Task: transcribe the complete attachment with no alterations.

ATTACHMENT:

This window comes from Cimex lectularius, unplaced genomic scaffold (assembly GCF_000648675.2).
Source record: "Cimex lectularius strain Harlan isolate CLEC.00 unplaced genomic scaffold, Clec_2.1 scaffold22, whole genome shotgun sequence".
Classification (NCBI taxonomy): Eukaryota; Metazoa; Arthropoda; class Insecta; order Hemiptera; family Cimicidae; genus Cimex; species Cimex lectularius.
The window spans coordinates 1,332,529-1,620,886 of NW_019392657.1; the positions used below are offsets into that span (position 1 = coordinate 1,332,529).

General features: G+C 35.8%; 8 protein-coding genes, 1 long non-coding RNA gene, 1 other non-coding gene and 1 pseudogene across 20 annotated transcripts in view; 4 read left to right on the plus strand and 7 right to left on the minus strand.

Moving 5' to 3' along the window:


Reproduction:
This window comes from Cimex lectularius, unplaced genomic scaffold (assembly GCF_000648675.2).
Source record: "Cimex lectularius strain Harlan isolate CLEC.00 unplaced genomic scaffold, Clec_2.1 scaffold22, whole genome shotgun sequence".
Classification (NCBI taxonomy): Eukaryota; Metazoa; Arthropoda; class Insecta; order Hemiptera; family Cimicidae; genus Cimex; species Cimex lectularius.
The window spans coordinates 1,332,529-1,620,886 of NW_019392657.1; the positions used below are offsets into that span (position 1 = coordinate 1,332,529).

General features: G+C 35.8%; 8 protein-coding genes, 1 long non-coding RNA gene, 1 other non-coding gene and 1 pseudogene across 20 annotated transcripts in view; 4 read left to right on the plus strand and 7 right to left on the minus strand.

Moving 5' to 3' along the window: